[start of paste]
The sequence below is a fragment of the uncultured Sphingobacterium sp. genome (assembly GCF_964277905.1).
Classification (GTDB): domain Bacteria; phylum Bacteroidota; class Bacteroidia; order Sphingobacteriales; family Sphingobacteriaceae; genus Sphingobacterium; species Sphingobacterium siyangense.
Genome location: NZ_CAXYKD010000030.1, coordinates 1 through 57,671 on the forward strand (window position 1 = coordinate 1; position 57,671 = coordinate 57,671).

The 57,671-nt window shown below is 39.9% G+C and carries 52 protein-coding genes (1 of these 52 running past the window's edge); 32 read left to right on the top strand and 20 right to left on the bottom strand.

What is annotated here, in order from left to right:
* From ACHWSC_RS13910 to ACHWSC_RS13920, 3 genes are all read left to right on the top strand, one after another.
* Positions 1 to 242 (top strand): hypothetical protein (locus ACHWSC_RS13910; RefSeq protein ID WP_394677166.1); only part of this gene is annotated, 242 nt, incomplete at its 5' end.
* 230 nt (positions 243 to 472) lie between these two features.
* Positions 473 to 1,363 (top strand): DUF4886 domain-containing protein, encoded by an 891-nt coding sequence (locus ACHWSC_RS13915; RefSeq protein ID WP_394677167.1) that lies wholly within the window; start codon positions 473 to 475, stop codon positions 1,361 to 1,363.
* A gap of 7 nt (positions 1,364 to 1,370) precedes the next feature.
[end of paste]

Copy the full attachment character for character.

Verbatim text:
The sequence below is a fragment of the uncultured Sphingobacterium sp. genome (assembly GCF_964277905.1).
Classification (GTDB): domain Bacteria; phylum Bacteroidota; class Bacteroidia; order Sphingobacteriales; family Sphingobacteriaceae; genus Sphingobacterium; species Sphingobacterium siyangense.
Genome location: NZ_CAXYKD010000030.1, coordinates 1 through 57,671 on the forward strand (window position 1 = coordinate 1; position 57,671 = coordinate 57,671).

The 57,671-nt window shown below is 39.9% G+C and carries 52 protein-coding genes (1 of these 52 running past the window's edge); 32 read left to right on the top strand and 20 right to left on the bottom strand.

What is annotated here, in order from left to right:
* From ACHWSC_RS13910 to ACHWSC_RS13920, 3 genes are all read left to right on the top strand, one after another.
* Positions 1 to 242 (top strand): hypothetical protein (locus ACHWSC_RS13910; RefSeq protein ID WP_394677166.1); only part of this gene is annotated, 242 nt, incomplete at its 5' end.
* 230 nt (positions 243 to 472) lie between these two features.
* Positions 473 to 1,363 (top strand): DUF4886 domain-containing protein, encoded by an 891-nt coding sequence (locus ACHWSC_RS13915; RefSeq protein ID WP_394677167.1) that lies wholly within the window; start codon positions 473 to 475, stop codon positions 1,361 to 1,363.
* A gap of 7 nt (positions 1,364 to 1,370) precedes the next feature.